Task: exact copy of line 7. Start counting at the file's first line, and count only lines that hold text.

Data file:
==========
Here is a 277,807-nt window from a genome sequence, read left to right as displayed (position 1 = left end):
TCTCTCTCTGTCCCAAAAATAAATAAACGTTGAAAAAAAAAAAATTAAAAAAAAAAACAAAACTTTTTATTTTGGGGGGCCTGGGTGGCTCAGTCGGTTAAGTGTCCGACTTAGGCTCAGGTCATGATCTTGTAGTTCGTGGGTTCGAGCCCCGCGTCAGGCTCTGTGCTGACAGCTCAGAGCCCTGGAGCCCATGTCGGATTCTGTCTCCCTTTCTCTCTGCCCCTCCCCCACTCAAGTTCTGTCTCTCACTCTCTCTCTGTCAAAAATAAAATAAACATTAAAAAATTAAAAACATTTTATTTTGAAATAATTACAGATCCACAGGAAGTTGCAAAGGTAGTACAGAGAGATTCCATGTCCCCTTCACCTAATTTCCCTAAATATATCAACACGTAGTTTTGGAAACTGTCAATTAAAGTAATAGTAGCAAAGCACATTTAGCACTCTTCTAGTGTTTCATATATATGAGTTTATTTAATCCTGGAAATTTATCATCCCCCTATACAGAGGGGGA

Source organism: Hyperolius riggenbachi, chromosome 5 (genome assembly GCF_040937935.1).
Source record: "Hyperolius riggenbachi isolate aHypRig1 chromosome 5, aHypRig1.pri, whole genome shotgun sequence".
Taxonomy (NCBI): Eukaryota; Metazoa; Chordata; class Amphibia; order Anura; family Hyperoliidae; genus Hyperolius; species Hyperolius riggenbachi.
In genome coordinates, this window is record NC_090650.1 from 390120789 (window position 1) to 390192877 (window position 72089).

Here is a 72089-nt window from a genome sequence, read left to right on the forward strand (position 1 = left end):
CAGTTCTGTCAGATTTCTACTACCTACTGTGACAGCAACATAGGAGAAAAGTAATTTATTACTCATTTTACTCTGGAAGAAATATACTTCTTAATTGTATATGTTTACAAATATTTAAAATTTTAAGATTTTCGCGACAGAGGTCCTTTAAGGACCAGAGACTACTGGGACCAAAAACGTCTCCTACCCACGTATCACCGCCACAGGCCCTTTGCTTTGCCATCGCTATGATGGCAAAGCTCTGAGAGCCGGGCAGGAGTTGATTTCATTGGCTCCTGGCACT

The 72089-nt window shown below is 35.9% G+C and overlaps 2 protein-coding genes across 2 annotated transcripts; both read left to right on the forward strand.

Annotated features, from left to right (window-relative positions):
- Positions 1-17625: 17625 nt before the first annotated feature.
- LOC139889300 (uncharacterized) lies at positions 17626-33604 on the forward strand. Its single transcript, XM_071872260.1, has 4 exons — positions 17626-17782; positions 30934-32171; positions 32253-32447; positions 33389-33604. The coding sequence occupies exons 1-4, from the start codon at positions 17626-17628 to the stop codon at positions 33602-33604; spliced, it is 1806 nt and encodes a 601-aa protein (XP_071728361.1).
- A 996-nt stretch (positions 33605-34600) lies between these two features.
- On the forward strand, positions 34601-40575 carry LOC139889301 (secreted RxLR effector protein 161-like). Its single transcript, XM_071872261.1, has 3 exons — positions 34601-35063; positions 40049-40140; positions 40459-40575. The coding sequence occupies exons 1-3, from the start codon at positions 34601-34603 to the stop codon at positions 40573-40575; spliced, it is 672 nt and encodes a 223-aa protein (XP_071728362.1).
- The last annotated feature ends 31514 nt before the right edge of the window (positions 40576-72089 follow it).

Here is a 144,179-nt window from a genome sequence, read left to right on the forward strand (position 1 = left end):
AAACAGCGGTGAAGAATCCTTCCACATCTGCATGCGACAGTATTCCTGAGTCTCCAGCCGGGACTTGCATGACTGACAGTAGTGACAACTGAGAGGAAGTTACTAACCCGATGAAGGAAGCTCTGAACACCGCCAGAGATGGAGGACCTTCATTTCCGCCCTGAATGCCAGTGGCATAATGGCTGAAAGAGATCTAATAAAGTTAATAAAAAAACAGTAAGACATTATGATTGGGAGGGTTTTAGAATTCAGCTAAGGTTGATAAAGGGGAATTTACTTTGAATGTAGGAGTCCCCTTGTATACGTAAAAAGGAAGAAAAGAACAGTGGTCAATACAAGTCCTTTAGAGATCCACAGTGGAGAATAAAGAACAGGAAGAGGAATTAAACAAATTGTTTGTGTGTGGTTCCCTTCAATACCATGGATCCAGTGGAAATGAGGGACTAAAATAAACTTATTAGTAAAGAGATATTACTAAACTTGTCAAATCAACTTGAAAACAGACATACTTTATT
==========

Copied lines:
Here is a 72089-nt window from a genome sequence, read left to right on the forward strand (position 1 = left end):